SPOILERS AHEAD! IF YOU HAVE NOT READ THE WOLVES OF MERCY FALLS BOOKS DO NOT PROCEED! BUT THESE BOOKS ARE TOTALLY AWESOME SO YOU SHOULD READ THEM!
Cole St. Clair is so impossibly cool that I can’t even with him. That is, until Isabel walks back onto the pages. She might just be cooler. And, since their introduction in the earlier books of the series I’ve totally loved them and totally ship them and I couldn’t, couldn’t wait to read this book when it came out. I even managed to score a signed copy despite the fact that I was traveling for work in Maggie Stiefvater was in my little hamlet.
I’ve listened to these books on audio, so even though I knew I had a signed copy waiting for me at home I downloaded the book as well from audible. This recording has Dan Bittner and Emma Galvin returning as the voices of Cole and Isabel. Bittner has this great deep and expressive voice; he is totally Cole. And, Galvin does an amazing job of sounding cold and annoyed and distant (all effected, of course) just like you’d expect from Isabel. This recording was great.
I really enjoyed this tying up of loose ends from the series. When you have these books with magical creatures (in this case: werewolves) you expect that whatever the main conflict will be, it’ll be somehow triggered by the magic. But, this book thwarts this expectation because Cole the werewolf has trouble shifting into and maintaining his werewolf form. He can shift but only with medical (read: a crazy cocktail of intravenous drugs that he found through experimentation) help. The demons in this book are Cole and Isabel’s personal demons. They have to deal with their own internal drama or face being stuck where they are emotionally forever. That made this book personal in a way because we’ve all been there. But, it was also beautiful and hopeful because Isabel and Cole both fumbled and fucked up and picked themselves back up on their way to a resolution that represented personal growth. Of course, I cried at the end.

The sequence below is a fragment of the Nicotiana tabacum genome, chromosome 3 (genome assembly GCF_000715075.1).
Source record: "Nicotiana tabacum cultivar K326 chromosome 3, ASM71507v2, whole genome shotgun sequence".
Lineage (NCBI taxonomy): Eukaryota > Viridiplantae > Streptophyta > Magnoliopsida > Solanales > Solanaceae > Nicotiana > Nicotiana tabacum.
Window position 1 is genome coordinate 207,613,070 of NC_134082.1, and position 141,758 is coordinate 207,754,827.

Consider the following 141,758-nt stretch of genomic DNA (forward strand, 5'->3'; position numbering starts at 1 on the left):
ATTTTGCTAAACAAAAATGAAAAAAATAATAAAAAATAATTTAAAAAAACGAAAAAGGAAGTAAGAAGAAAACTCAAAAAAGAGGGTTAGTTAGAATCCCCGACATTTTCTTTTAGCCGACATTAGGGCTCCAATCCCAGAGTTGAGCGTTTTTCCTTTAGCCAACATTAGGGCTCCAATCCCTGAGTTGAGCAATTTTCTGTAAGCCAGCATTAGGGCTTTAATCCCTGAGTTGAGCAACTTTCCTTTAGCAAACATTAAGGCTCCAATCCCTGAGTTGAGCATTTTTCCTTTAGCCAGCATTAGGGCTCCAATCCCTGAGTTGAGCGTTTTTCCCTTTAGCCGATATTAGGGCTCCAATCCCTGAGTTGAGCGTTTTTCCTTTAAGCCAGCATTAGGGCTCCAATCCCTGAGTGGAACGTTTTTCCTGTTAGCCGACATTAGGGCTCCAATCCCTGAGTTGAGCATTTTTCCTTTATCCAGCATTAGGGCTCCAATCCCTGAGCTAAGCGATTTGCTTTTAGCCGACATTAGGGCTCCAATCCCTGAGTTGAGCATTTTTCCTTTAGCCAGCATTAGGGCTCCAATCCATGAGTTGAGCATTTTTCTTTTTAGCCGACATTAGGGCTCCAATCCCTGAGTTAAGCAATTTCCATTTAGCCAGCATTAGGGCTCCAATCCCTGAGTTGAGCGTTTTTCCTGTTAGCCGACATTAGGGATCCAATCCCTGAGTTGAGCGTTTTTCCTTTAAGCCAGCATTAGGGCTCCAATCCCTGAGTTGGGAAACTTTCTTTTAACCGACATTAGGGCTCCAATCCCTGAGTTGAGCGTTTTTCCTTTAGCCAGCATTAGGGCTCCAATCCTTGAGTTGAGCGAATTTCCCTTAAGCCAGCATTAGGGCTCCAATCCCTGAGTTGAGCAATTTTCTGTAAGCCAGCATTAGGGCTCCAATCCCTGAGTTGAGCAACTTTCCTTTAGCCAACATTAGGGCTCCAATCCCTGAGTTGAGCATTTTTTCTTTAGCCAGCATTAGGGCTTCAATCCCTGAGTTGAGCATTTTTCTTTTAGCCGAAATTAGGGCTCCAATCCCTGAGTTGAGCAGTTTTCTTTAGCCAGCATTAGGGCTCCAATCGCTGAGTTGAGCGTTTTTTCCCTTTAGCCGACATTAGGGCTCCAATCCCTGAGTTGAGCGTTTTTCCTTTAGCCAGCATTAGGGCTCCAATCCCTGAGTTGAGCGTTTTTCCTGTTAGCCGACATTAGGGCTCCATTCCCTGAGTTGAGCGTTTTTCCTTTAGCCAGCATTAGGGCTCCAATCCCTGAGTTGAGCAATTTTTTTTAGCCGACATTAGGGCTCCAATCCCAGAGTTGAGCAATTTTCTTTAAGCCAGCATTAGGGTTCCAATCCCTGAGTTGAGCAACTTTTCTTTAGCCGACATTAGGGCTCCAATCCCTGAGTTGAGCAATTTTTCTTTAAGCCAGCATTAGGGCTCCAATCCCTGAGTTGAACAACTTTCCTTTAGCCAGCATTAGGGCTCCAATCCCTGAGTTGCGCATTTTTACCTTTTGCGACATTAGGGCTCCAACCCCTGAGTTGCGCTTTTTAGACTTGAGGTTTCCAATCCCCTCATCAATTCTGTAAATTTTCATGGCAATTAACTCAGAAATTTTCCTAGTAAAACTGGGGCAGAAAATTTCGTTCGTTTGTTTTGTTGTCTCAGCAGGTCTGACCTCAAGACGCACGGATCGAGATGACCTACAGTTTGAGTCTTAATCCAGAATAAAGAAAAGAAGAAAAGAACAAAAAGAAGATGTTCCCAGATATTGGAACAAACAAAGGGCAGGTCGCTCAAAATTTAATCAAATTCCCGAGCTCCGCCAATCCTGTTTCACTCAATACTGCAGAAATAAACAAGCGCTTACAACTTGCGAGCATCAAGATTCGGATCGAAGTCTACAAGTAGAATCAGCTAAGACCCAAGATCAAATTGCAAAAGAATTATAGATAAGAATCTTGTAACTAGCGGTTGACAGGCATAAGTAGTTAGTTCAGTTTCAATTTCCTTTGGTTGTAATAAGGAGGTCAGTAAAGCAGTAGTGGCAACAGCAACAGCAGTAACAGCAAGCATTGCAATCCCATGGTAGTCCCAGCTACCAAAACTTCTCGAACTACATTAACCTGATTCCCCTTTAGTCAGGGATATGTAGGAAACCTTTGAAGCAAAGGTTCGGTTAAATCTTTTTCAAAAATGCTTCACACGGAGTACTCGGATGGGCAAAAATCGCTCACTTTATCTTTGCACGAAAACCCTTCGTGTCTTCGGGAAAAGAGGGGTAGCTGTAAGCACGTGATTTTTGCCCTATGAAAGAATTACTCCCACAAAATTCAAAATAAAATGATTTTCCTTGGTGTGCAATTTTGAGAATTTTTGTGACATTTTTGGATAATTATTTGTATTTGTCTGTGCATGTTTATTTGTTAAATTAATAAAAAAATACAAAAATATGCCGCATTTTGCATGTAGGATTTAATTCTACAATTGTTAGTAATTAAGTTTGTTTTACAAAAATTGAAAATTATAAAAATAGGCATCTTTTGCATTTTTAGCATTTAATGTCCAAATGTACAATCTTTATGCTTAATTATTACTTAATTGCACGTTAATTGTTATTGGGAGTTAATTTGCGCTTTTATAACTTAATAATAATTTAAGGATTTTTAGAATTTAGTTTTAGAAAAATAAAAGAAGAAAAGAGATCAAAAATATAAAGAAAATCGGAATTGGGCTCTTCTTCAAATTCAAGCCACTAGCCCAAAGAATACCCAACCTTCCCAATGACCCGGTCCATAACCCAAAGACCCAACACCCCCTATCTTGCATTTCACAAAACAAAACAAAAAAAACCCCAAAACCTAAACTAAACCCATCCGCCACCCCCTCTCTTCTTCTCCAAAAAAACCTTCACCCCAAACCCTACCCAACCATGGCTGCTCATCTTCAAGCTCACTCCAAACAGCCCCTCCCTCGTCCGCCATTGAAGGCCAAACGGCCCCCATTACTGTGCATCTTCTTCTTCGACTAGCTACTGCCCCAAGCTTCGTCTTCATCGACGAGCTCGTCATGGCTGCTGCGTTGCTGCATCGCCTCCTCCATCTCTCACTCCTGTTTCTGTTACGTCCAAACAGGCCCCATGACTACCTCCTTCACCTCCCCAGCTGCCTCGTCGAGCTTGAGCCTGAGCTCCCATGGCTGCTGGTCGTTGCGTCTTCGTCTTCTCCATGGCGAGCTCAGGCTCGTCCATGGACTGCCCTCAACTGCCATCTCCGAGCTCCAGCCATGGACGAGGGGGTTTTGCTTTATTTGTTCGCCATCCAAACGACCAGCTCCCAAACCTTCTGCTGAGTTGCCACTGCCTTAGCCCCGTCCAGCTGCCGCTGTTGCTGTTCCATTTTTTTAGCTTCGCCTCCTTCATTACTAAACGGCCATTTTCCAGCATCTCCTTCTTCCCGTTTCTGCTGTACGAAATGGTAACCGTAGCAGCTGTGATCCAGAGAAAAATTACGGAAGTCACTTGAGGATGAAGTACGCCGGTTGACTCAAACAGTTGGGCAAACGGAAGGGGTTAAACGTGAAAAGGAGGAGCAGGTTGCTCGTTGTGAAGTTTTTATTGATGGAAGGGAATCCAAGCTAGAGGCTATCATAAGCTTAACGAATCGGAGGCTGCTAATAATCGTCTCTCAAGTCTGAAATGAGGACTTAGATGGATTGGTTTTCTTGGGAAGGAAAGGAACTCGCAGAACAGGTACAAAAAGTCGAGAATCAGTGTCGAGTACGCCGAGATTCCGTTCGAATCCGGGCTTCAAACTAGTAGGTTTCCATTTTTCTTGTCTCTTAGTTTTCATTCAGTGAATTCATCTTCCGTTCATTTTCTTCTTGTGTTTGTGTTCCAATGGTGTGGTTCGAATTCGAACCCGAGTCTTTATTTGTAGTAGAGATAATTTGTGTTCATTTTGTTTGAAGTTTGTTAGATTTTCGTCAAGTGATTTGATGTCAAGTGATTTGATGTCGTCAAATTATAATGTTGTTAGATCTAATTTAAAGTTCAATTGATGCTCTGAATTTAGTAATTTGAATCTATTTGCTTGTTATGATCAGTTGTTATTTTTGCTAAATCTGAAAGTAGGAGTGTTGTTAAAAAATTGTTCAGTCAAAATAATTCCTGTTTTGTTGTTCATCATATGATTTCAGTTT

Stiefvater is one of my favorite contemporary authors and novels like this are why. She’s taking fantasy genres and using them to explore topics (drug use, divorce, growing up, falling in love, moving on with your life) that are and will always be relevant. (I also feel like she’s re-writing the script for what it means to be a woman and an author but that is a topic for another post.)